People in London look the most miserable in their selfies while ‘strong smiles’ are found in Sao Paulo and Bangkok, says a researcher involved in setting up a London show about selfies.
LONDON, ENGLAND, UNITED KINGDOM (DECEMBER 3, 2015) (REUTERS) – People in London look the most miserable in their selfies while ‘strong smiles’ are found in Sao Paulo and Bangkok, says a researcher involved in setting up a London show about selfies.
For its new exhibition “Big Bang Data”, Somerset House has commissioned “Selfiecity London,” a spotlight on 640 selfies selected out of a total of 152,462 public Instagram images taken in a single week in September in a 5-sq-km (2-sq-mile) radius around the museum. The show opens to the public on Thursday (December 3).
Selfiecity’s eight-person lab compiles and analyses selfies from around the world, the five other cities so far being Bangkok, Berlin, Moscow, New York and Sao Paulo.
On a touch screen, visitors to the Selfiecity display can introduce filters and criteria — ‘people from London over 35,’ or ‘very small children’ — and observe patterns and trends within that chosen subgroup.
Globally, the findings showed that “every city is unique” in its own peculiar way, according to one of the researchers Moritz Stefaner.
People taking selfies in London smiled the least and closed their eyes the most, he said. By contrast, the highest percentages of “strong smiles” were to be found in Bangkok and Sao Paulo, whereas the ratios in Moscow and New York were “significantly” lower.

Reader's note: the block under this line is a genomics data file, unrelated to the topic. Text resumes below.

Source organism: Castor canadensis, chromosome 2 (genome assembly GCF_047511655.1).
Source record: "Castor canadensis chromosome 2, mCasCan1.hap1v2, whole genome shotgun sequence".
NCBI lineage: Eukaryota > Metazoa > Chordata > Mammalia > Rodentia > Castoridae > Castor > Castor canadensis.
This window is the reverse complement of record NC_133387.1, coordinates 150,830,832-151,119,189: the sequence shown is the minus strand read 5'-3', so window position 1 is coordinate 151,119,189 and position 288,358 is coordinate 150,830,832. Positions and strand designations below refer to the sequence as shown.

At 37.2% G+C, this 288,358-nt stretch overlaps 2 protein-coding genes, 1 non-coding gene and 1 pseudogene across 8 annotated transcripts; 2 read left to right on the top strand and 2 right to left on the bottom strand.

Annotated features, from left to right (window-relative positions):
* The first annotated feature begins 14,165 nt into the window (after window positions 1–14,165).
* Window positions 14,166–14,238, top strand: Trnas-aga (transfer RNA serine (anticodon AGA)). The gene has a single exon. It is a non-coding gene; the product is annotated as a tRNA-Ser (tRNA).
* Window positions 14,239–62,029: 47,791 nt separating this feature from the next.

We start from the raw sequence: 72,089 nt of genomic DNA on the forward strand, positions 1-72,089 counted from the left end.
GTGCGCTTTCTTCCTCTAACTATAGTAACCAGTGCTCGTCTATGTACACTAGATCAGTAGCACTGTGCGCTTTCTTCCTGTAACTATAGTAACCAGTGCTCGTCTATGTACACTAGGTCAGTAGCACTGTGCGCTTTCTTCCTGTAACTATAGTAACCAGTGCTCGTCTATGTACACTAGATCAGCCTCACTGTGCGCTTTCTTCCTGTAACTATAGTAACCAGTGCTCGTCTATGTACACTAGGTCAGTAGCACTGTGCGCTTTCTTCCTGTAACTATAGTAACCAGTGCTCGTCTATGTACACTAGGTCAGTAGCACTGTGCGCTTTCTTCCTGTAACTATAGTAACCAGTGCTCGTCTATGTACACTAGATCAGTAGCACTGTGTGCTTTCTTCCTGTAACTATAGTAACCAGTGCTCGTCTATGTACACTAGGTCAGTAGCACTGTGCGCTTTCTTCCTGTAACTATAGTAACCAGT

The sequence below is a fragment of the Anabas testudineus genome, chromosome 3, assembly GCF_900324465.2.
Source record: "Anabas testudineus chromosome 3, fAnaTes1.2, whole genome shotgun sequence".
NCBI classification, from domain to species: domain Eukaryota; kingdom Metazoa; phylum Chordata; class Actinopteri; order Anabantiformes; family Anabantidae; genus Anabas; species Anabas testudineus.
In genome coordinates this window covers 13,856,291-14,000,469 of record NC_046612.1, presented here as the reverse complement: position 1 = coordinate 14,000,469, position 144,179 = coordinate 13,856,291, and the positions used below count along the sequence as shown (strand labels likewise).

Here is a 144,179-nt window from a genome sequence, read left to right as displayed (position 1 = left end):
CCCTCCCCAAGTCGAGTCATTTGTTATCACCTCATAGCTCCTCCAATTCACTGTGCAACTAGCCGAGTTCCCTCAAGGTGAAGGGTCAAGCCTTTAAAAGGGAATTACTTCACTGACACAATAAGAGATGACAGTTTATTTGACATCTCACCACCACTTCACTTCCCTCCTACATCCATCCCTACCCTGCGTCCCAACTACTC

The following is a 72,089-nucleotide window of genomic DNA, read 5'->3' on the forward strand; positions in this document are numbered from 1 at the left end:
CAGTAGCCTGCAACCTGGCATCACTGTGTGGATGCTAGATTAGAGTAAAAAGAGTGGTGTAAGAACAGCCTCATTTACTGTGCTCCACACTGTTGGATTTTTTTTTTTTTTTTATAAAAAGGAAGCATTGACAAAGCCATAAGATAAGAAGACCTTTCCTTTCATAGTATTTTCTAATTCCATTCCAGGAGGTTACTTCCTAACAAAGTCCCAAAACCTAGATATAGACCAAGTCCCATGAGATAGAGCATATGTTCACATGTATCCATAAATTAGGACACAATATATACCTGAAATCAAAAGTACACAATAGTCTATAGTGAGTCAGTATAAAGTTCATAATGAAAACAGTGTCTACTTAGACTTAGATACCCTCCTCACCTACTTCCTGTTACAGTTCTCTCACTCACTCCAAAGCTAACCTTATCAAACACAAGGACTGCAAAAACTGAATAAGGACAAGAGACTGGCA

“If we look to Sao Paulo for instance we can select it here on the map, we can see that people have quite cheerful faces. And they tend to tilt their heads quite strongly when taking selfies. And in the software that we built we can find all these patterns. If we jump to London again faces are much more composed, much more serious and sometimes straight up angry. We don’t know why that is, it might be a weather thing, it might be some other cultural difference,” he said.
London selfie takers included more older men than elsewhere: the average male was 28 years old, versus 26.3 for other cities. The youngest selfie takers of all were to be found in Bangkok, where the average age for females was 20.3 and males 22.7.
“We use automatic image analysis to detect a few things about the selfies so how angry are people, how calm are they, how much do they smile,” he explained.
Moscow had by far the highest proportion of female selfie takers — 82 percent of them were women.